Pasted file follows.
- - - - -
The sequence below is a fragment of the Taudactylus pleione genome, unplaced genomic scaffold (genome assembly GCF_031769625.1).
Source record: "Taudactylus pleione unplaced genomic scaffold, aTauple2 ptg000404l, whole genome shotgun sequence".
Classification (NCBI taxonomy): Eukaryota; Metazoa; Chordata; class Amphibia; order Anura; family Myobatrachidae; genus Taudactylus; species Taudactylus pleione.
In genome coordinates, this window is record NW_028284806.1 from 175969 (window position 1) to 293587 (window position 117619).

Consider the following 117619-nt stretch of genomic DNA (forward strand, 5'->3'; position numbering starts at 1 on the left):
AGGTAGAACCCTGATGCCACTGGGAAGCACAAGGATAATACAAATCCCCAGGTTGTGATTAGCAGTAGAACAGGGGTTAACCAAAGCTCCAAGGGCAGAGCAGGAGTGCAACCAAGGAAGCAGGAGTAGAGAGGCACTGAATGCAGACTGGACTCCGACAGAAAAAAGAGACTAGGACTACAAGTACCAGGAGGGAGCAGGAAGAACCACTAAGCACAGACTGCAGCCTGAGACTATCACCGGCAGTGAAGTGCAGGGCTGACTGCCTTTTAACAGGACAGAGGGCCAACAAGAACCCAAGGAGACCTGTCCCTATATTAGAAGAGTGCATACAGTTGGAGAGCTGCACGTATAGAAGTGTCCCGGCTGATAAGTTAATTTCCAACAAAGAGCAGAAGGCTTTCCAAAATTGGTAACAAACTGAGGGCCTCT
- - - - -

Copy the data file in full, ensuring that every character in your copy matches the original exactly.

The sequence below is a fragment of the Taudactylus pleione genome, unplaced genomic scaffold (genome assembly GCF_031769625.1).
Source record: "Taudactylus pleione unplaced genomic scaffold, aTauple2 ptg000404l, whole genome shotgun sequence".
Classification (NCBI taxonomy): Eukaryota; Metazoa; Chordata; class Amphibia; order Anura; family Myobatrachidae; genus Taudactylus; species Taudactylus pleione.
In genome coordinates, this window is record NW_028284806.1 from 175969 (window position 1) to 293587 (window position 117619).

Consider the following 117619-nt stretch of genomic DNA (forward strand, 5'->3'; position numbering starts at 1 on the left):
AGGTAGAACCCTGATGCCACTGGGAAGCACAAGGATAATACAAATCCCCAGGTTGTGATTAGCAGTAGAACAGGGGTTAACCAAAGCTCCAAGGGCAGAGCAGGAGTGCAACCAAGGAAGCAGGAGTAGAGAGGCACTGAATGCAGACTGGACTCCGACAGAAAAAAGAGACTAGGACTACAAGTACCAGGAGGGAGCAGGAAGAACCACTAAGCACAGACTGCAGCCTGAGACTATCACCGGCAGTGAAGTGCAGGGCTGACTGCCTTTTAACAGGACAGAGGGCCAACAAGAACCCAAGGAGACCTGTCCCTATATTAGAAGAGTGCATACAGTTGGAGAGCTGCACGTATAGAAGTGTCCCGGCTGATAAGTTAATTTCCAACAAAGAGCAGAAGGCTTTCCAAAATTGGTAACAAACTGAGGGCCTCT